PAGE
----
In last week's Journey with Jesus blog post, Dr. David Clendinin wrote:
The fourth of July will see many jet fly-overs at parades and baseball games. I find these displays of military might technologically awesome but morally repulsive.
His article went on to ponder the nature of war, its effects on the human spirit and the obligation of the church to proclaim the peace of the Gospel.
Reading this piece reconnected me with my ambivalence about the United States Military. I grew up in Spring Lake, North Carolina. Our town was bordered on the east by (what was then) Pope Air Force Base; it was bordered on the south and east by Fort Bragg Army Base. My family was full of men and then women who served in the Army and Air Force, not because they were interested in war mongering, but because they wanted to further their educations, feed their families and travel the world; serving their country seemed like a good way to accomplish all of that.
I have fond memories of growing up in a military town. My world was far more multicultural that most small town girls'. My neighbors spoke German and Japanese. Our public schools were top notch and exceedingly diverse. My class pictures show a rainbow of hues from ethnic combinations the likes of which I've not seen since leaving (e.g. Thai-Mexican, African-American-Taiwanese, Scotch-Irish-Panamanian-Korean). The culture was tight and appreciation for the freedoms of the United States of America expected. We were taught early on: no matter what our country gets wrong, what it gets right is worth fighting and even dying for.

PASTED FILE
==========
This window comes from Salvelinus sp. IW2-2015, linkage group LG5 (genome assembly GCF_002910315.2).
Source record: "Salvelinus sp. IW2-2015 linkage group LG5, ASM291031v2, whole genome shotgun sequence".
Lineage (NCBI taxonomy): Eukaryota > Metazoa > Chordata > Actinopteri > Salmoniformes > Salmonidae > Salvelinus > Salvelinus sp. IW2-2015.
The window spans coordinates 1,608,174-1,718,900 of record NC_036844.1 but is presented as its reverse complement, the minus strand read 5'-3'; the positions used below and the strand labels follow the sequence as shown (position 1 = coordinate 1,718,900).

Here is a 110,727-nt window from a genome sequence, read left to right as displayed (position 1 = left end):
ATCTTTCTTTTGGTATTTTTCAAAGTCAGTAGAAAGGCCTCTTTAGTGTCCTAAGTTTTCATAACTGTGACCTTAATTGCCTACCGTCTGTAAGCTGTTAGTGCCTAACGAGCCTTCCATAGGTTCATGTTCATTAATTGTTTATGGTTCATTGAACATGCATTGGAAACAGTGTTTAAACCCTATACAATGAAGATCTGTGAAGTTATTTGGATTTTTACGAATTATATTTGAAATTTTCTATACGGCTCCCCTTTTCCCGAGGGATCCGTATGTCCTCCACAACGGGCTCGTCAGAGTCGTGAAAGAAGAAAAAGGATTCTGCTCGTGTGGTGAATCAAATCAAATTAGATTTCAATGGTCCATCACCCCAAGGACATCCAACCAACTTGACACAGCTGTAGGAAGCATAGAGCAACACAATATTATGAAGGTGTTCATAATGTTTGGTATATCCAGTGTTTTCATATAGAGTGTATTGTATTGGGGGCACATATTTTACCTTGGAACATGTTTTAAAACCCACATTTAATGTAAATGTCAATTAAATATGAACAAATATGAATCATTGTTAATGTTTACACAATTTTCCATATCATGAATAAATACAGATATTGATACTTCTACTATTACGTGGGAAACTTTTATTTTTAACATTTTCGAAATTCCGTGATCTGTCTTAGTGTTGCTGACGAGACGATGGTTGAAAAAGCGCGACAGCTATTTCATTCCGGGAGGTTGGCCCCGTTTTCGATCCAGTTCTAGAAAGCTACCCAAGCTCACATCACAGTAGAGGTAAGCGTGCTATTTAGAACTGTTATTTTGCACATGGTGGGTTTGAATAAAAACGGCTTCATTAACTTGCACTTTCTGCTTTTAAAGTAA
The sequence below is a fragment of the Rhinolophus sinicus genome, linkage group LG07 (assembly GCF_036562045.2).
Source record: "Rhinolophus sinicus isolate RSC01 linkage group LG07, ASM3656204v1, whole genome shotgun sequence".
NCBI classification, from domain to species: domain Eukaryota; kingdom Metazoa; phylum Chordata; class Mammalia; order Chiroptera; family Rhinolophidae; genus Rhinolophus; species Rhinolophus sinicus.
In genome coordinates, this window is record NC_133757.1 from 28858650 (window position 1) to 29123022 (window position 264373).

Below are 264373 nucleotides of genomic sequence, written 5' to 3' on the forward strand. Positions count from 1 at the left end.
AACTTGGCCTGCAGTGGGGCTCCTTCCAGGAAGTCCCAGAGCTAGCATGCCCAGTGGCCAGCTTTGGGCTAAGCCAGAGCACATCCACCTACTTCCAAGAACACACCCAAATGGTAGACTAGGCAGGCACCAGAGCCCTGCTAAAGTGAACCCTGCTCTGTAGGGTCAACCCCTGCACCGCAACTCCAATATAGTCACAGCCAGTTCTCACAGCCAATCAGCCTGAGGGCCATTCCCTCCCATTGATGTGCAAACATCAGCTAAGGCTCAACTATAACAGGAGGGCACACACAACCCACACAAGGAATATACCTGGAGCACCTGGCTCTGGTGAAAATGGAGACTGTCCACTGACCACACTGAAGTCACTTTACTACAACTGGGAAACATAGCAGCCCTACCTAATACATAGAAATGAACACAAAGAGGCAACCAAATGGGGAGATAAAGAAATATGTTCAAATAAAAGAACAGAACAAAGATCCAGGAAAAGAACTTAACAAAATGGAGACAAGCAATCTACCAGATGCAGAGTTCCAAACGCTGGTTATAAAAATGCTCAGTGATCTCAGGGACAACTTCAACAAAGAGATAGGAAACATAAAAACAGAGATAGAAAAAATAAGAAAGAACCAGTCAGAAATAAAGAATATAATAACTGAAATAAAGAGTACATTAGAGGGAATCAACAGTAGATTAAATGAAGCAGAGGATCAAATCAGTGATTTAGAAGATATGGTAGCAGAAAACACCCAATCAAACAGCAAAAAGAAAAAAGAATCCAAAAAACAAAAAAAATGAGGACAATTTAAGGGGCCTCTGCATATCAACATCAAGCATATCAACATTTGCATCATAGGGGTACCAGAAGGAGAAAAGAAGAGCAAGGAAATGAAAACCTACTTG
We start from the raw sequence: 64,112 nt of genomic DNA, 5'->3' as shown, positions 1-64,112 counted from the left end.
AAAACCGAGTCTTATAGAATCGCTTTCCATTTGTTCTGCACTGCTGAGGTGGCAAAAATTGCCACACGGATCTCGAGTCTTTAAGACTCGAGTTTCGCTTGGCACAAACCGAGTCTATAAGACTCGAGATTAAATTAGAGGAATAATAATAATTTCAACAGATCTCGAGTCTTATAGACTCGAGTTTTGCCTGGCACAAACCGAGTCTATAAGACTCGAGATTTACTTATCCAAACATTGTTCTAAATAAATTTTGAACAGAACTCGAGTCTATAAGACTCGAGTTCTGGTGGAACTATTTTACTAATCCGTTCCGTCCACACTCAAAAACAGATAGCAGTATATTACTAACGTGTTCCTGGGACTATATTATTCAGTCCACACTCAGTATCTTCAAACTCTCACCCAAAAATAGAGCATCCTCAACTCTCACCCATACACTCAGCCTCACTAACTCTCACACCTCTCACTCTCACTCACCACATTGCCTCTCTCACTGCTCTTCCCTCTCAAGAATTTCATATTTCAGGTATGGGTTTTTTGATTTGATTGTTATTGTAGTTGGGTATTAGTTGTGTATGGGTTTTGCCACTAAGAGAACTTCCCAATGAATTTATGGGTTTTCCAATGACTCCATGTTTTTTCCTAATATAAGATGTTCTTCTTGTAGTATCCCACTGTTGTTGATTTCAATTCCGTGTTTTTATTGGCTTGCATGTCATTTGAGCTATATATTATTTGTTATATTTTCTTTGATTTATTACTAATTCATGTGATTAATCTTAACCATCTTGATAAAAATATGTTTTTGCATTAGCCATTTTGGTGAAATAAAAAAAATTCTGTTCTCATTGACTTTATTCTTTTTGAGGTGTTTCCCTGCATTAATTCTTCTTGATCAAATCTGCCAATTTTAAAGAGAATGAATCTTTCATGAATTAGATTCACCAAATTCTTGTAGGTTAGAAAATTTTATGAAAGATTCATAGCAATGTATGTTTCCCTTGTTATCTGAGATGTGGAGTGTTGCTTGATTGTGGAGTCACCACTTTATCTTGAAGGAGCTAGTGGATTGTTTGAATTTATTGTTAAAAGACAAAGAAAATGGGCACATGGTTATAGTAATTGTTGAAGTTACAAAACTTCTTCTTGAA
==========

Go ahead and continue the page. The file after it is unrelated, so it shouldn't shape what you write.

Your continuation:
Still, it is hard to overlook what our country has gotten wrong. And it is hard to overlook the horrors endured by those who have pledged their lives to "defend" it. It has taken years for the African-American veterans of WWII to receive the honor they deserved. And as I talk to my relatives about their difficulties (the time spent fighting in Vietnam, the difficulties of being a woman in the most macho of worlds, friends lost in service and in suicide, my picture of military life acquires much darker hues. While there is pride, honor, and valor, there is also sacrifice, pain and death in a soldier's life.
Living with 2 Samuel, it is hard to miss the exorbitant price of maintaining the empire. The price is paid with blood and war, with conquest and victim. If we the people of God are to be people of peace, we cannot procure that peace by being the one with the biggest club (bomb, or military). Real peace doesn't come from war; it comes from God. Real peace means trusting in God's might more than our own
As I watched 4th of July fireworks with my children, I experienced my usual ambivalence about my country and its economic and military might. I have seen the numbers. From the Revolution to Afghanistan about 1.5 million Americans have died in war (militaryfactory.com). And we haven't counted the victims or the collateral damage. And we haven't counted the dollars spent that could have been used to improve education and poverty levels. War is expensive. And I am clear that war is death. I wish I could be as clear as Dr. Clendinin in my feelings about my country and its military. But on July 4th I found myself missing the flyovers.
(For more of Dr. Clendinin visitwww.journeywithjesus.net.)